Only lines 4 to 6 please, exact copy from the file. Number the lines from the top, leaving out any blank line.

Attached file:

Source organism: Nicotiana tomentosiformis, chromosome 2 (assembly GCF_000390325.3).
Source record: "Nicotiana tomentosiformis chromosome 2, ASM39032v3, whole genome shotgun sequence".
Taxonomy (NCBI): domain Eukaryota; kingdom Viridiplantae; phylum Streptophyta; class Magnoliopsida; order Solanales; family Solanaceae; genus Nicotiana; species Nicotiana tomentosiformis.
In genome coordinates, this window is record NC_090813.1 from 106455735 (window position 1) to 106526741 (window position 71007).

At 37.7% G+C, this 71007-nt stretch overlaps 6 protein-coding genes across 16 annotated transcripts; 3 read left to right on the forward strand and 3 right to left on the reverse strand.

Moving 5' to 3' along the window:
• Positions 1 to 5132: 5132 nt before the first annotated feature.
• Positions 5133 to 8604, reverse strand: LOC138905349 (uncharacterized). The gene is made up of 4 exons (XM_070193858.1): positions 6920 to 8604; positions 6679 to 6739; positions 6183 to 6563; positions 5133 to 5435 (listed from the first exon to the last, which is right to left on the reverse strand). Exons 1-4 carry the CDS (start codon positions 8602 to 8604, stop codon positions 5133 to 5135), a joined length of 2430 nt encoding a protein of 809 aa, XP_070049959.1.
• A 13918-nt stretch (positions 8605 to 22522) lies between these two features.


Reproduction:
In genome coordinates, this window is record NC_090813.1 from 106455735 (window position 1) to 106526741 (window position 71007).

At 37.7% G+C, this 71007-nt stretch overlaps 6 protein-coding genes across 16 annotated transcripts; 3 read left to right on the forward strand and 3 right to left on the reverse strand.

Moving 5' to 3' along the window: